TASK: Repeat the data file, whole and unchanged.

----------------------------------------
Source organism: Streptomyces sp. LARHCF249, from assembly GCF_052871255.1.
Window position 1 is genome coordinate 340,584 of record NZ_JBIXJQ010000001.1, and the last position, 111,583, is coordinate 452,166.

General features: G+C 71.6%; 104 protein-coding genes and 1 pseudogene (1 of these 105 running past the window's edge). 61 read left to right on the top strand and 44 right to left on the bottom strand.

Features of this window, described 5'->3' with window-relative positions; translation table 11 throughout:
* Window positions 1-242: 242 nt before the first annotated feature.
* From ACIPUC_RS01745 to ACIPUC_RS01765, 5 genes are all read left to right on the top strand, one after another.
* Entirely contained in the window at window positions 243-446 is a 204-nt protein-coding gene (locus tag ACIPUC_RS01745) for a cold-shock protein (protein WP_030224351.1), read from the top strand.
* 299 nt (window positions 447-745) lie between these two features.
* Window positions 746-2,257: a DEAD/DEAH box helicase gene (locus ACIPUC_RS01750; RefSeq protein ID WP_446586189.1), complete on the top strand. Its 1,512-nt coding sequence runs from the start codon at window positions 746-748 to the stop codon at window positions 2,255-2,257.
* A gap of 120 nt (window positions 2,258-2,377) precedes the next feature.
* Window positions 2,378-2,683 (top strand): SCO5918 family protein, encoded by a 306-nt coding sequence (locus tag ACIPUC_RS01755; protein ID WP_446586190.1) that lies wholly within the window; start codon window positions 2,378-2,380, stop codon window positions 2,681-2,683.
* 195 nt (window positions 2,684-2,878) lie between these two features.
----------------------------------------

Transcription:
Source organism: Streptomyces sp. LARHCF249, from assembly GCF_052871255.1.
Window position 1 is genome coordinate 340,584 of record NZ_JBIXJQ010000001.1, and the last position, 111,583, is coordinate 452,166.

General features: G+C 71.6%; 104 protein-coding genes and 1 pseudogene (1 of these 105 running past the window's edge). 61 read left to right on the top strand and 44 right to left on the bottom strand.

Features of this window, described 5'->3' with window-relative positions; translation table 11 throughout:
* Window positions 1-242: 242 nt before the first annotated feature.
* From ACIPUC_RS01745 to ACIPUC_RS01765, 5 genes are all read left to right on the top strand, one after another.
* Entirely contained in the window at window positions 243-446 is a 204-nt protein-coding gene (locus tag ACIPUC_RS01745) for a cold-shock protein (protein WP_030224351.1), read from the top strand.
* 299 nt (window positions 447-745) lie between these two features.
* Window positions 746-2,257: a DEAD/DEAH box helicase gene (locus ACIPUC_RS01750; RefSeq protein ID WP_446586189.1), complete on the top strand. Its 1,512-nt coding sequence runs from the start codon at window positions 746-748 to the stop codon at window positions 2,255-2,257.
* A gap of 120 nt (window positions 2,258-2,377) precedes the next feature.
* Window positions 2,378-2,683 (top strand): SCO5918 family protein, encoded by a 306-nt coding sequence (locus tag ACIPUC_RS01755; protein ID WP_446586190.1) that lies wholly within the window; start codon window positions 2,378-2,380, stop codon window positions 2,681-2,683.
* 195 nt (window positions 2,684-2,878) lie between these two features.